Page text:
The image becomes stretched or condensed during the photograph through the movements of the artist. Here it captures a wispy free form of the body as it is fluidly and seems to softly reconstruct the body from head to toe. I am guessing they saw or proposed the outcome and persisted with it, as it developed they then decided upon the backgrounds and how they wanted the images to be dictated; to this idea of making a soul/ghost- like cliche from the raw bodily data of the Visible Human Project as a good crossover of this long debated philosophical argument, between tangible and ephemeral, body and soul.
There is a real momentum and fluidity exhibited in this curious plan-view of the body. As it runs through the animation one begins to visualise the rounded pockets and spherical shapes, the organs, the longitude and latitude of the muscles as it runs down an arm or leg and the surprising diagonal routes the bones take across the limbs. As a human I generally see the ‘bau-plan’ (body-plan) as upright which is maybe why this seems so odd an angle to observe (usually science simplifies and makes observation of complex data easier! Not here, until it gets processed into 3d anatomical illustration programs at least).
What you are seeing in the video is the Visible Human Project data-set containing 1800 cross-section images of a male body [See the my post after this one of it being used for art purposes]. This is the body of an executed murderer, that was embedded in gelatin, frozen, sliced crosswise into more than 1800 slices, then digitally photographed in order to make these images. The sections were at one millimeter intervals (video above), the female at one-third of a millimeter intervals (not shown). Creating a enchanting meeting of science and good ol’ fashioned morbid curiosity. The still shots of the video are reminiscent of Christian Wilhelm Braune (1831 - 1892) the German anatomist and professor of topographical anatomy (see illustrations below). Make of it what you will..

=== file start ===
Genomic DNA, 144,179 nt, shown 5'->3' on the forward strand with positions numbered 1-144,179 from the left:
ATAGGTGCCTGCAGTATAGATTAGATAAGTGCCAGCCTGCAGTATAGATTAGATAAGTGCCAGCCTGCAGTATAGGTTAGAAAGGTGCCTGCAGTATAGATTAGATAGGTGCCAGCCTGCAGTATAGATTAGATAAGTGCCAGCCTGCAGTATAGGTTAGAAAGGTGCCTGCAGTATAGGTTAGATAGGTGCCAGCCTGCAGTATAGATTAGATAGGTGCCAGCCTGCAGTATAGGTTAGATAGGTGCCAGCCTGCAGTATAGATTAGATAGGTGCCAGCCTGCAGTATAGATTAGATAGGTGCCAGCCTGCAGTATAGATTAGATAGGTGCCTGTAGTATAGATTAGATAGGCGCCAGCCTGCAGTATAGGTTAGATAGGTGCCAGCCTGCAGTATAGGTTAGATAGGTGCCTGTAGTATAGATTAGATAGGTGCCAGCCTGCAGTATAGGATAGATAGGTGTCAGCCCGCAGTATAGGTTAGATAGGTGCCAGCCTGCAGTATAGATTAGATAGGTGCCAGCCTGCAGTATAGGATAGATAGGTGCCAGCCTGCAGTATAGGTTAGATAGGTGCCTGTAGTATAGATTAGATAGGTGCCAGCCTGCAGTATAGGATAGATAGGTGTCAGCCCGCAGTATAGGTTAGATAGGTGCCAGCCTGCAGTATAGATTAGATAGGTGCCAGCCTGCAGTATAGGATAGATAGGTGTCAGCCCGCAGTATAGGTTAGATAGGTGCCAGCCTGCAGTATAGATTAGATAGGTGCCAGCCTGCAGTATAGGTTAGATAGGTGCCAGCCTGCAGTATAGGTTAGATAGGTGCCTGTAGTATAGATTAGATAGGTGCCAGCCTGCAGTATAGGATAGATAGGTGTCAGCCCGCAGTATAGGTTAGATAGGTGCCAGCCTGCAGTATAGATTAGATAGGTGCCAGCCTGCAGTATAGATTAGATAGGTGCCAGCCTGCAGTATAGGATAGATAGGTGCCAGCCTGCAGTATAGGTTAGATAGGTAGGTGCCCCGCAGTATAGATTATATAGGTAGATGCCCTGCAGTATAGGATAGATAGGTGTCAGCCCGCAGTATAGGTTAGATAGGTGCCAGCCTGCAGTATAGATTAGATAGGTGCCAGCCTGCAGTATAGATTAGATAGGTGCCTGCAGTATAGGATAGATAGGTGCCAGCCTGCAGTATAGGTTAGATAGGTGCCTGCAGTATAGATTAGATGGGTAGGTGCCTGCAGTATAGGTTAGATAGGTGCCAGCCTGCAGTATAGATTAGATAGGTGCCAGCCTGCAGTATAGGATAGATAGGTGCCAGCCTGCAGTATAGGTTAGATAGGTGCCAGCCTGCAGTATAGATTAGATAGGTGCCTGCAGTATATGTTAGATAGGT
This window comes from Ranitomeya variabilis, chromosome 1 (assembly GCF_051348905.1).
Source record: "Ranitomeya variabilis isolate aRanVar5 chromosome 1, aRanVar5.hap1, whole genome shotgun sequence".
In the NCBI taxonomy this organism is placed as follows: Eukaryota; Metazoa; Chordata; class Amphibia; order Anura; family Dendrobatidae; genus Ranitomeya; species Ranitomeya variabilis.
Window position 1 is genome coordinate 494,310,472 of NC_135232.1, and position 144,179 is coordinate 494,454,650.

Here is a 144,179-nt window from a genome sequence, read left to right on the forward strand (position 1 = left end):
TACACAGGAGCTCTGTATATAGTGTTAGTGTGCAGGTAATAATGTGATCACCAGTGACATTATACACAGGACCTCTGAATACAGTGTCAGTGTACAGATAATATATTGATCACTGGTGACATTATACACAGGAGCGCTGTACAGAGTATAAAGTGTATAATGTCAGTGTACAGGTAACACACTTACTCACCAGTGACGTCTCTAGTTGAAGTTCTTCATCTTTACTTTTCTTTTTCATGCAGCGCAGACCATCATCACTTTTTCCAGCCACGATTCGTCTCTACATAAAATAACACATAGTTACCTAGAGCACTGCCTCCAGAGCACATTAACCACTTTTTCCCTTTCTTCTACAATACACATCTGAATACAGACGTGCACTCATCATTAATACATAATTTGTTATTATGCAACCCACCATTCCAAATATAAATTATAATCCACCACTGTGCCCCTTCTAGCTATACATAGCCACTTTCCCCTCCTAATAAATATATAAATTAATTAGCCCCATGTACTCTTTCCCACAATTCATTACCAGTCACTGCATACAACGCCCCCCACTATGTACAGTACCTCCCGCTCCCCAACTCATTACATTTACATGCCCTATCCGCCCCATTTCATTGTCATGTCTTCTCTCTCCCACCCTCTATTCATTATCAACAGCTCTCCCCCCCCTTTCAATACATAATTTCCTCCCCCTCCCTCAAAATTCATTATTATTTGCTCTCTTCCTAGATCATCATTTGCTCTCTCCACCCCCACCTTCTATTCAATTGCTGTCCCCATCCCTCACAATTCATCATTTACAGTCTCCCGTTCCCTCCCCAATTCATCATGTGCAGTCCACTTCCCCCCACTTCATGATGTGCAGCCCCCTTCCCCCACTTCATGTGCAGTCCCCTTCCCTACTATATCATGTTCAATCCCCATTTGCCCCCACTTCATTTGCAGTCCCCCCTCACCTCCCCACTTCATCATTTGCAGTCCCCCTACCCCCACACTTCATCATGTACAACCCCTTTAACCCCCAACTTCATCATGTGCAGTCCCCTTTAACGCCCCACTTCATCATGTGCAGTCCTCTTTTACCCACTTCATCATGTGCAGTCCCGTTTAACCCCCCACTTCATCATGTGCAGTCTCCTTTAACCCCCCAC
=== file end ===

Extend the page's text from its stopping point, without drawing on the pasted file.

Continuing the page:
Also, make of the ‘moral’ message as one of its headlines, stating this is a sliced up body of a murderer! As if this is a further punishment after death? Is this a disrespectful act? An other implication is that this is a statement of a religion nature (i.e. the respect of the soul within the body)- would that then imply they are taking the role of judgement and punishment? (The human race has not got a great history of making this type of act into positive outcomes, to say the least). Then again there were the days of the Bodysnatchers, which I think we all miss just a little.